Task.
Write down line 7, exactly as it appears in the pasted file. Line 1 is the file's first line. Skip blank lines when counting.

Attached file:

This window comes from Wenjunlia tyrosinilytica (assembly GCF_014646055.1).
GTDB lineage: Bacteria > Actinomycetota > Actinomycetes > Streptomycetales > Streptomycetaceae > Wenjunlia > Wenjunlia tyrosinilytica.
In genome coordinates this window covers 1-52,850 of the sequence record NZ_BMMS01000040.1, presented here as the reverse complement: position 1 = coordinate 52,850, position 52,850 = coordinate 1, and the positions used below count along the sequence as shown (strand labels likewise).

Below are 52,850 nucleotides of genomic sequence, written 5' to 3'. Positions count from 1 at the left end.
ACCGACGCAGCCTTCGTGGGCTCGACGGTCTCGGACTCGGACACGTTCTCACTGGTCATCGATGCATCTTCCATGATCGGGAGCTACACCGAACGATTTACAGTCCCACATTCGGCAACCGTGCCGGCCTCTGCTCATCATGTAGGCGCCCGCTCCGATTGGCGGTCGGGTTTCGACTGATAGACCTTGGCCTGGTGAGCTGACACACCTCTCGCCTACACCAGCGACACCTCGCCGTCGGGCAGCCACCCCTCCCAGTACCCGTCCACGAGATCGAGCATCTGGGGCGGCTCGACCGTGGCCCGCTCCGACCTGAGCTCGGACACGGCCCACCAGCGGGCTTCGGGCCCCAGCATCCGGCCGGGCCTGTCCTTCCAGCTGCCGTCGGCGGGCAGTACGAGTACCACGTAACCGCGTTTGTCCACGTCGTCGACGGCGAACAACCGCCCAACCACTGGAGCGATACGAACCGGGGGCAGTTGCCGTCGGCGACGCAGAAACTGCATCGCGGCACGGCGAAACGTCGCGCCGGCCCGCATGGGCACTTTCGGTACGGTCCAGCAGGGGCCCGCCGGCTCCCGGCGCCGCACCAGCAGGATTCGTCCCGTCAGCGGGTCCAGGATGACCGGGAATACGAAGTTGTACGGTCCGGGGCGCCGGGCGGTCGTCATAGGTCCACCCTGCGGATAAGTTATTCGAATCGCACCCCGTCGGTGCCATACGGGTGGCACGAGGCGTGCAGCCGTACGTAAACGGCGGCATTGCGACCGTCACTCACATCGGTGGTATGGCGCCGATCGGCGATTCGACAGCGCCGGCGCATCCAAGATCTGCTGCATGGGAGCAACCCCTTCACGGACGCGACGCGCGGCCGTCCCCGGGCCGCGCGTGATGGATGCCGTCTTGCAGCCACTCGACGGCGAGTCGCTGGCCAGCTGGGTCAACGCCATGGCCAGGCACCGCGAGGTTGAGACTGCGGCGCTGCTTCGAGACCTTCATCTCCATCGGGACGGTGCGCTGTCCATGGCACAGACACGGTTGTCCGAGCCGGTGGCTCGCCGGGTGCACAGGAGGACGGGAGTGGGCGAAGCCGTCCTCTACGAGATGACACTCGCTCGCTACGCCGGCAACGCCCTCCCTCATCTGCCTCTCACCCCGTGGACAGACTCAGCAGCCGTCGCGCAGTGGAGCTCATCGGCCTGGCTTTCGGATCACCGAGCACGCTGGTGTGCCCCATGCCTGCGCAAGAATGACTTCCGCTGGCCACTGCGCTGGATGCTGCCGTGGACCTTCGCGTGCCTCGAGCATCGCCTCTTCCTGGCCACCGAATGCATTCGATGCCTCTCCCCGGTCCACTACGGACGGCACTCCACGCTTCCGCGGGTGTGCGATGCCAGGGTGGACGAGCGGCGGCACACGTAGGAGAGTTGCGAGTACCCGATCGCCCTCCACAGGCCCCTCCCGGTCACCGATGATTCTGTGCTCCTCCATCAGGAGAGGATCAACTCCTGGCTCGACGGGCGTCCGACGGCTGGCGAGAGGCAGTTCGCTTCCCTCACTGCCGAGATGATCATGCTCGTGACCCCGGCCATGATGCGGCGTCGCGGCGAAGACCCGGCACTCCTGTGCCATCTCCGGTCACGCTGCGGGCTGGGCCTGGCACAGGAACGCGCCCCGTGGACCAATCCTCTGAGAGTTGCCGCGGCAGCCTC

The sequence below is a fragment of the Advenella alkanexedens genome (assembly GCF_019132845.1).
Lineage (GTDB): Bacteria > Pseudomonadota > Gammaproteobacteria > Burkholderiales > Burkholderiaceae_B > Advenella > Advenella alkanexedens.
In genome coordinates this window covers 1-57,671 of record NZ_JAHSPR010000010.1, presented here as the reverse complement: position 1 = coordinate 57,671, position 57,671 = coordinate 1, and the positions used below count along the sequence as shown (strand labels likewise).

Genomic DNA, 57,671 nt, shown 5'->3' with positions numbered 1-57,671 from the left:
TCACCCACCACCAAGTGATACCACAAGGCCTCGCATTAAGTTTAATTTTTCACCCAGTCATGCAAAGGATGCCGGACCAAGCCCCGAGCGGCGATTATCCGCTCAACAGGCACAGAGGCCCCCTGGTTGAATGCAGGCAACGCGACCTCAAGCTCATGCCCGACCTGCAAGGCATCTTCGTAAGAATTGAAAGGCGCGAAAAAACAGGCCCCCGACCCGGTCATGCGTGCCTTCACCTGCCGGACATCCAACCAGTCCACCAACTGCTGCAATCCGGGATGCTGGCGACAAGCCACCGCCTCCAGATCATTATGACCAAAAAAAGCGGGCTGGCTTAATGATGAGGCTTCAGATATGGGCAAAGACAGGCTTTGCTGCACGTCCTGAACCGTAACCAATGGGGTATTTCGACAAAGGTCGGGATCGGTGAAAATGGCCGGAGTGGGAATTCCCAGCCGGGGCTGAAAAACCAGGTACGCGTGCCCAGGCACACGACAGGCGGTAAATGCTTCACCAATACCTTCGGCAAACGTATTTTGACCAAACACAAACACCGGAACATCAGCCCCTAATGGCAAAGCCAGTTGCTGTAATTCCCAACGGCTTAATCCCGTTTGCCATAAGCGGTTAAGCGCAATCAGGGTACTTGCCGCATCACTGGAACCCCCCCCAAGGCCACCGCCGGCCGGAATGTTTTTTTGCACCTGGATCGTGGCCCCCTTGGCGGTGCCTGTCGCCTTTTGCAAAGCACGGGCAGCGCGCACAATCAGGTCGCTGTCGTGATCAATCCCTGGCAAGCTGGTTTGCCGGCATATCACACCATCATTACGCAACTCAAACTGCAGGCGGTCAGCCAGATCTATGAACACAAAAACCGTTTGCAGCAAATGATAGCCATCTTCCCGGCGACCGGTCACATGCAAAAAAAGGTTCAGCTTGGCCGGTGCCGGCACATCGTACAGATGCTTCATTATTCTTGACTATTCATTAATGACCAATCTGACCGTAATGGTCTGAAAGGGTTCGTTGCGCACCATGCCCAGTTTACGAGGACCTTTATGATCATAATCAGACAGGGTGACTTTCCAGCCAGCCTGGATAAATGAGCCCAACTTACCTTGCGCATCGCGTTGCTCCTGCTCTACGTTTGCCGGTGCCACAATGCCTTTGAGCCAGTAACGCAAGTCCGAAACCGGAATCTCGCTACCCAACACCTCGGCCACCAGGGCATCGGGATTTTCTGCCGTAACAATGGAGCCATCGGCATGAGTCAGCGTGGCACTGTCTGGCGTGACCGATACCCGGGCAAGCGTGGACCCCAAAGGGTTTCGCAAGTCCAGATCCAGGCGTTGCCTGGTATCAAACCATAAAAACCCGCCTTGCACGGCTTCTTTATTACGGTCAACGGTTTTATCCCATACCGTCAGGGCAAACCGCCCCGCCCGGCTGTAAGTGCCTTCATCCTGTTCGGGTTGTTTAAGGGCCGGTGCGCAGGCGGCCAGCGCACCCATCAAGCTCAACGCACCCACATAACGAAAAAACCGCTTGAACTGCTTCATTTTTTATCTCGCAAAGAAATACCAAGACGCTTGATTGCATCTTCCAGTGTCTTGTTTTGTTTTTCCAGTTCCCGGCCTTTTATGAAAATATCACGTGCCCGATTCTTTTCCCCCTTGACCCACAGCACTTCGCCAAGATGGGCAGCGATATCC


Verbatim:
Lineage (GTDB): Bacteria > Pseudomonadota > Gammaproteobacteria > Burkholderiales > Burkholderiaceae_B > Advenella > Advenella alkanexedens.